As we come to grips with the mounting costs of inefficient outdated technologies, we are beginning to see the unprecedented economic incentive for moving swiftly to redesign the built environment that we inhabit. The amount of energy trapped in hydrocarbon molecules deep underground is minuscule in comparison to the amount of solar energy that lands on the surface of the Earth and the resulting kinetic energy that moves around our planet all day, every day.
On Friday, April 11, 2014, at 11:00 am, Citizens Climate Lobby hosted a seminar to present a draft whitepaper outlining a 2-step global climate solution. The plan focuses on putting carbon pricing first, to transform national and regional energy economies, then creating a more effective funding mechanism for needed climate response and deployment of new technologies.
CCL representatives at the April 11 event were:
- Sieren Ernst—Principal, Ethics and Environment; CCL DC Co-Leader
- Erica Flock—Online Manager, EarthShare; CCL DC Co-Leader
- Daniel Richter, PhD—Legislative & Science Director, Citizens Climate Lobby
- Joseph Robertson—Strategic Coordinator, Citizens Climate Lobby
Central to the new whitepaper proposal is the involvement of stakeholders in helping to shape national policies and report local impacts to strengthen the efficacy of a post-mitigation Climate Impact Response Fund (CIRF). This seminar aimed to bring to light both ways of measuring the hidden costs of inaction and the economic efficiencies related to revenue-neutral carbon pricing.
[ The Note for March 2014 ]
We are used to thinking of oil, and other hydrocarbon fuels, as highly valuable mineral resources that almost guarantee major profitability. We have been taught to see things that way by a dizzying array of special incentives, protections, direct subsidies and market conditions, that combine to make it possible to cover most of your costs in the fossil fuel business using other people’s money, while the overall framework of our economic activity blocks out meaningful competition. The perception that fossil fuels are “cheap”, that they are the most “convenient” way to access, transport and release naturally occurring energy, and that investors are virtually guaranteed high returns, is a major contributing factor to the dominance of fossil fuels the world over.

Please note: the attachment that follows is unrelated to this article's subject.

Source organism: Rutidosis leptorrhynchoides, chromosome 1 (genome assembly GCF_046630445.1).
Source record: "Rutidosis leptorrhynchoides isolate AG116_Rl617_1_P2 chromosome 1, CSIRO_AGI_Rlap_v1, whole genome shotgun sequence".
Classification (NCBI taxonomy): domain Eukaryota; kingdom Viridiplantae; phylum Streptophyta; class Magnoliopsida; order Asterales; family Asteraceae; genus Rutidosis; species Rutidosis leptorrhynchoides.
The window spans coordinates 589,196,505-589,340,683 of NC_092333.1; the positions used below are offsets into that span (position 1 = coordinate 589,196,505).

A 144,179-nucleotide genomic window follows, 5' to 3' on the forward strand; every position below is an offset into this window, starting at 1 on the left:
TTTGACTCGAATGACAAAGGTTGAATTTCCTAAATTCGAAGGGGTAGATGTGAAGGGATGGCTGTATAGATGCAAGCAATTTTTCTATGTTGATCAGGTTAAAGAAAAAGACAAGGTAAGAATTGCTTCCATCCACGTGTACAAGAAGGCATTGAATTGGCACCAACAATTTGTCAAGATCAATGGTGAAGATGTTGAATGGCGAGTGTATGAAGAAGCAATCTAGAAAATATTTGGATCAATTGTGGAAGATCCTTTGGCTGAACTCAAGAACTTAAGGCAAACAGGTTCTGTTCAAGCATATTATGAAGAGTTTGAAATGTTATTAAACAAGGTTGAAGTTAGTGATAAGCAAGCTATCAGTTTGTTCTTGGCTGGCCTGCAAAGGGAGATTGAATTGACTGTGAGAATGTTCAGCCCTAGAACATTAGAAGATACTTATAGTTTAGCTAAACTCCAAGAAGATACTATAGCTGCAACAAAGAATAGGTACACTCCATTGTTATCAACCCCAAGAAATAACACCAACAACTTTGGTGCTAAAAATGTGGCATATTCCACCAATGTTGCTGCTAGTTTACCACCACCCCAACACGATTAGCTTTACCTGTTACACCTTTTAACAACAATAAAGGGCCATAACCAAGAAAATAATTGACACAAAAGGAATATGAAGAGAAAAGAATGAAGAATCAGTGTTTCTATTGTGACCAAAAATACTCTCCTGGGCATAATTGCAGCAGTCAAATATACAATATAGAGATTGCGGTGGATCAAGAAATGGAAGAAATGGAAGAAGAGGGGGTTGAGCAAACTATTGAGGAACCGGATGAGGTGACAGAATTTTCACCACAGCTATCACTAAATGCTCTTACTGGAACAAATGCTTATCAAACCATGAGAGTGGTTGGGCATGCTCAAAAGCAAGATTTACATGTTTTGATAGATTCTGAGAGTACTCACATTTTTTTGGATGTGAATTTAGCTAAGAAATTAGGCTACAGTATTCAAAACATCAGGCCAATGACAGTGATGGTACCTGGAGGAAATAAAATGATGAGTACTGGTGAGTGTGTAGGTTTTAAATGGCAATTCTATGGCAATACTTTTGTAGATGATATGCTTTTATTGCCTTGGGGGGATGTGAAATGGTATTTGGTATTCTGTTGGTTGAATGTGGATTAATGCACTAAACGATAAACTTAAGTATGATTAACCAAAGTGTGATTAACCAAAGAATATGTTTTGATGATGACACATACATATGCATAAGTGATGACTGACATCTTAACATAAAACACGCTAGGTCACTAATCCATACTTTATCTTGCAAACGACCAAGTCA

[ The Note for February 2014 ]
Before we can get into the value of natural systems, we have to learn to see what is brought into being through processes prior to all human intervention, and we have to be honest about whether any part of those processes is really able to be replaced by human invention or intervention. To produce rainwater, for instance, across most of the world’s land area, would be so costly an experiment as to render the numbers we now assign to gross domestic product (or overall spending within a given economy) functionally obsolete.
The planet-wide natural process that builds resilient life-support mechanisms is made up of genuinely delicate systems, life-forms and collaborative relationships. Though it seems too vast and powerful to be directly affected by human behavior, our own industrial activity is so complex and far-reaching as to disrupt those delicate systems at the most intimate levels.
Everything we do that can be called “economic activity” rests on a solid foundation of these delicate natural systems, life-forms and collaborative relationships. And the word to describe how those life-support mechanisms come together, and how energy moves through and around them, is “climate”. We are, in our mainstream culture, only now beginning to talk more effectively about the ecological weight of climate-destabilizing activities.
[ The Note for January 2014 ]
Once upon a time, it was thought that doing nothing about our unsustainable use of fossil energy would cost us nothing. Doing nothing was free, it seemed, but action might be costly. We now know (from unprecedented storm surges, continent-wide rashes of wildfires, tornadoes, floods and crop failures, food price spikes, and record disaster relief spending) that inaction is unaffordable.